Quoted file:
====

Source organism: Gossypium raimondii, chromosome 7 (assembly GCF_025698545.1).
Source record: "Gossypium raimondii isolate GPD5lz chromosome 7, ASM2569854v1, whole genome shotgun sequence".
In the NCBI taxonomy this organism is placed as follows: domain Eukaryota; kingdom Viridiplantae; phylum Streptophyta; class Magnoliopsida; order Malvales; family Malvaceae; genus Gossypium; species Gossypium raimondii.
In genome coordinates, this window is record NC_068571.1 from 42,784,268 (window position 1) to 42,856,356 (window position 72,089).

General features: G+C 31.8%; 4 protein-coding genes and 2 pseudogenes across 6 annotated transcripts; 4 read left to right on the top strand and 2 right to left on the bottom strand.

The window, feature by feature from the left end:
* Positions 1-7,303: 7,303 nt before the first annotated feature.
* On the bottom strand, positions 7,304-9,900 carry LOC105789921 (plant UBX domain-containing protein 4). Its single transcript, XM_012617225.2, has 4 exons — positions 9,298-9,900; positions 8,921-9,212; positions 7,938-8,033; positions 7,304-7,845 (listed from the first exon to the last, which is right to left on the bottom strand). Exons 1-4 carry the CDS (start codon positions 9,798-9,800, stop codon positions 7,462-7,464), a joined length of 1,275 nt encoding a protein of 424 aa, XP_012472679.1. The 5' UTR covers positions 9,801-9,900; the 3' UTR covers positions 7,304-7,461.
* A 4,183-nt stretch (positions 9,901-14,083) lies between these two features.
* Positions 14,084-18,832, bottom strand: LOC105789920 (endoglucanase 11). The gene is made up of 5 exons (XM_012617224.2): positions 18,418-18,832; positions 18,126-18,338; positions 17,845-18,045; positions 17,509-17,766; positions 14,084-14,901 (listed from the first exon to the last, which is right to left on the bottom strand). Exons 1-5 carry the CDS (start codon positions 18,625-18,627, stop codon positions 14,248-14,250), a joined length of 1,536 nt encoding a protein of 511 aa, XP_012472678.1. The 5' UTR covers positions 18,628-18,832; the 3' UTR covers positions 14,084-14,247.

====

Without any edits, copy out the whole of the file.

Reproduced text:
Source organism: Gossypium raimondii, chromosome 7 (assembly GCF_025698545.1).
Source record: "Gossypium raimondii isolate GPD5lz chromosome 7, ASM2569854v1, whole genome shotgun sequence".
In the NCBI taxonomy this organism is placed as follows: domain Eukaryota; kingdom Viridiplantae; phylum Streptophyta; class Magnoliopsida; order Malvales; family Malvaceae; genus Gossypium; species Gossypium raimondii.
In genome coordinates, this window is record NC_068571.1 from 42,784,268 (window position 1) to 42,856,356 (window position 72,089).

General features: G+C 31.8%; 4 protein-coding genes and 2 pseudogenes across 6 annotated transcripts; 4 read left to right on the top strand and 2 right to left on the bottom strand.

The window, feature by feature from the left end:
* Positions 1-7,303: 7,303 nt before the first annotated feature.
* On the bottom strand, positions 7,304-9,900 carry LOC105789921 (plant UBX domain-containing protein 4). Its single transcript, XM_012617225.2, has 4 exons — positions 9,298-9,900; positions 8,921-9,212; positions 7,938-8,033; positions 7,304-7,845 (listed from the first exon to the last, which is right to left on the bottom strand). Exons 1-4 carry the CDS (start codon positions 9,798-9,800, stop codon positions 7,462-7,464), a joined length of 1,275 nt encoding a protein of 424 aa, XP_012472679.1. The 5' UTR covers positions 9,801-9,900; the 3' UTR covers positions 7,304-7,461.
* A 4,183-nt stretch (positions 9,901-14,083) lies between these two features.
* Positions 14,084-18,832, bottom strand: LOC105789920 (endoglucanase 11). The gene is made up of 5 exons (XM_012617224.2): positions 18,418-18,832; positions 18,126-18,338; positions 17,845-18,045; positions 17,509-17,766; positions 14,084-14,901 (listed from the first exon to the last, which is right to left on the bottom strand). Exons 1-5 carry the CDS (start codon positions 18,625-18,627, stop codon positions 14,248-14,250), a joined length of 1,536 nt encoding a protein of 511 aa, XP_012472678.1. The 5' UTR covers positions 18,628-18,832; the 3' UTR covers positions 14,084-14,247.